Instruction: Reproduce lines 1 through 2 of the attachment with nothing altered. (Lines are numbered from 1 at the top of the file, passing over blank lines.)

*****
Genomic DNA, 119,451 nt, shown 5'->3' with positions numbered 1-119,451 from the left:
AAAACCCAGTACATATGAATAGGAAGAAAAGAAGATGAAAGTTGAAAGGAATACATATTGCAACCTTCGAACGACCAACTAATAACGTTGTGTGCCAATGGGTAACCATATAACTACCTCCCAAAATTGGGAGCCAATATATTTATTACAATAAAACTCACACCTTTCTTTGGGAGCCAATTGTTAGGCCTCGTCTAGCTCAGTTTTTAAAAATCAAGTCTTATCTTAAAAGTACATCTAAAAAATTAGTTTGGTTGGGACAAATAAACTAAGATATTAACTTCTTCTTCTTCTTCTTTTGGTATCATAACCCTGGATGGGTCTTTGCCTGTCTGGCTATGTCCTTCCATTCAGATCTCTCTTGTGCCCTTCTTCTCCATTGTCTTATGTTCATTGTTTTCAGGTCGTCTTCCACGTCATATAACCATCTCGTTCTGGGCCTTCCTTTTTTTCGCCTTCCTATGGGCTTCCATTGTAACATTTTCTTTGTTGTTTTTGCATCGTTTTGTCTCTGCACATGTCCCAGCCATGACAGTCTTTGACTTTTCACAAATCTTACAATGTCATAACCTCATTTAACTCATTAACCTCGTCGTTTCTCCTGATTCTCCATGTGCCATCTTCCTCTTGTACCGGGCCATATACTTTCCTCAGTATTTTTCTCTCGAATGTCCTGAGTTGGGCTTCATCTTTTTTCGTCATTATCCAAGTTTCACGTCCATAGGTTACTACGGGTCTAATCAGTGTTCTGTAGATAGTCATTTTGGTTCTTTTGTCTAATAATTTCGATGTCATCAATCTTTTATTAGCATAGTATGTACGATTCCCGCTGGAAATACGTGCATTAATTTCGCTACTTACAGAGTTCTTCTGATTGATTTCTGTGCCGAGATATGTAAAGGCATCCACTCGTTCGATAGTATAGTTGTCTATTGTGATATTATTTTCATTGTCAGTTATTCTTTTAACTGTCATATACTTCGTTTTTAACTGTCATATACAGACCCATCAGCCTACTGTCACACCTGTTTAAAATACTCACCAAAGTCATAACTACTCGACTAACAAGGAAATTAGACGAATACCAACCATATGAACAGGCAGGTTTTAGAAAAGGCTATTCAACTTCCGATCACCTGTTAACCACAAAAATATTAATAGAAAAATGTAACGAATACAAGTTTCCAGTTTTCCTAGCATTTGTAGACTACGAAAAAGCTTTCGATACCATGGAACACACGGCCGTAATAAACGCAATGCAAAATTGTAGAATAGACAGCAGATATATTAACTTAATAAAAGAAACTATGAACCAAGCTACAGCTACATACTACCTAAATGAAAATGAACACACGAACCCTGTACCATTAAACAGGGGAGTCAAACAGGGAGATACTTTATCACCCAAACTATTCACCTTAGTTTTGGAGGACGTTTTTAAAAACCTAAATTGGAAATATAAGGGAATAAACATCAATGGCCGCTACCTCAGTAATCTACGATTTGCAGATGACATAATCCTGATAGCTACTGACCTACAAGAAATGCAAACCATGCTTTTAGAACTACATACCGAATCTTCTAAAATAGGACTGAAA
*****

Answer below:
Genomic DNA, 119,451 nt, shown 5'->3' with positions numbered 1-119,451 from the left:
AAAACCCAGTACATATGAATAGGAAGAAAAGAAGATGAAAGTTGAAAGGAATACATATTGCAACCTTCGAACGACCAACTAATAACGTTGTGTGCCAATGGGTAACCATATAACTACCTCCCAAAATTGGGAGCCAATATATTTATTACAATAAAACTCACACCTTTCTTTGGGAGCCAATTGTTAGGCCTCGTCTAGCTCAGTTTTTAAAAATCAAGTCTTATCTTAAAAGTACATCTAAAAAATTAGTTTGGTTGGGACAAATAAACTAAGATATTAACTTCTTCTTCTTCTTCTTTTGGTATCATAACCCTGGATGGGTCTTTGCCTGTCTGGCTATGTCCTTCCATTCAGATCTCTCTTGTGCCCTTCTTCTCCATTGTCTTATGTTCATTGTTTTCAGGTCGTCTTCCACGTCATATAACCATCTCGTTCTGGGCCTTCCTTTTTTTCGCCTTCCTATGGGCTTCCATTGTAACATTTTCTTTGTTGTTTTTGCATCGTTTTGTCTCTGCACATGTCCCAGCCATGACAGTCTTTGACTTTTCACAAATCTTACAATGTCATAACCTCATTTAACTCATTAACCTCGTCGTTTCTCCTGATTCTCCATGTGCCATCTTCCTCTTGTACCGGGCCATATACTTTCCTCAGTATTTTTCTCTCGAATGTCCTGAGTTGGGCTTCATCTTTTTTCGTCATTATCCAAGTTTCACGTCCATAGGTTACTACGGGTCTAATCAGTGTTCTGTAGATAGTCATTTTGGTTCTTTTGTCTAATAATTTCGATGTCATCAATCTTTTATTAGCATAGTATGTACGATTCCCGCTGGAAATACGTGCATTAATTTCGCTACTTACAGAGTTCTTCTGATTGATTTCTGTGCCGAGATATGTAAAGGCATCCACTCGTTCGATAGTATAGTTGTCTATTGTGATATTATTTTCATTGTCAGTTATTCTTTTAACTGTCATATACTTCGTTTTTAACTGTCATATACAGACCCATCAGCCTACTGTCACACCTGTTTAAAATACTCACCAAAGTCATAACTACTCGACTAACAAGGAAATTAGACGAATACCAACCATATGAACAGGCAGGTTTTAGAAAAGGCTATTCAACTTCCGATCACCTGTTAACCACAAAAATATTAATAGAAAAATGTAACGAATACAAGTTTCCAGTTTTCCTAGCATTTGTAGACTACGAAAAAGCTTTCGATACCATGGAACACACGGCCGTAATAAACGCAATGCAAAATTGTAGAATAGACAGCAGATATATTAACTTAATAAAAGAAACTATGAACCAAGCTACAGCTACATACTACCTAAATGAAAATGAACACACGAACCCTGTACCATTAAACAGGGGAGTCAAACAGGGAGATACTTTATCACCCAAACTATTCACCTTAGTTTTGGAGGACGTTTTTAAAAACCTAAATTGGAAATATAAGGGAATAAACATCAATGGCCGCTACCTCAGTAATCTACGATTTGCAGATGACATAATCCTGATAGCTACTGACCTACAAGAAATGCAAACCATGCTTTTAGAACTACATACCGAATCTTCTAAAATAGGACTGAAA